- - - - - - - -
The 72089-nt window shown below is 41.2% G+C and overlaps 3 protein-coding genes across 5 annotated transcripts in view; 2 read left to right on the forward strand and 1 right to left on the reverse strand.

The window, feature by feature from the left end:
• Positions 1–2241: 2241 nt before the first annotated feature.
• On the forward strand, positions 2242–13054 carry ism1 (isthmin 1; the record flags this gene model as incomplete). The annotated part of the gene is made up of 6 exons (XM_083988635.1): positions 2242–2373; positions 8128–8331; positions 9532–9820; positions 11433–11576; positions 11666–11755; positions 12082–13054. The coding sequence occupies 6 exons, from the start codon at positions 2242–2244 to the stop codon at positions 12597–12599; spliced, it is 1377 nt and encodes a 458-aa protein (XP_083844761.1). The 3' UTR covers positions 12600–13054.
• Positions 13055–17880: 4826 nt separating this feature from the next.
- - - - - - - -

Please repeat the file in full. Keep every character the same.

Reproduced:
The 72089-nt window shown below is 41.2% G+C and overlaps 3 protein-coding genes across 5 annotated transcripts in view; 2 read left to right on the forward strand and 1 right to left on the reverse strand.

The window, feature by feature from the left end:
• Positions 1–2241: 2241 nt before the first annotated feature.
• On the forward strand, positions 2242–13054 carry ism1 (isthmin 1; the record flags this gene model as incomplete). The annotated part of the gene is made up of 6 exons (XM_083988635.1): positions 2242–2373; positions 8128–8331; positions 9532–9820; positions 11433–11576; positions 11666–11755; positions 12082–13054. The coding sequence occupies 6 exons, from the start codon at positions 2242–2244 to the stop codon at positions 12597–12599; spliced, it is 1377 nt and encodes a 458-aa protein (XP_083844761.1). The 3' UTR covers positions 12600–13054.
• Positions 13055–17880: 4826 nt separating this feature from the next.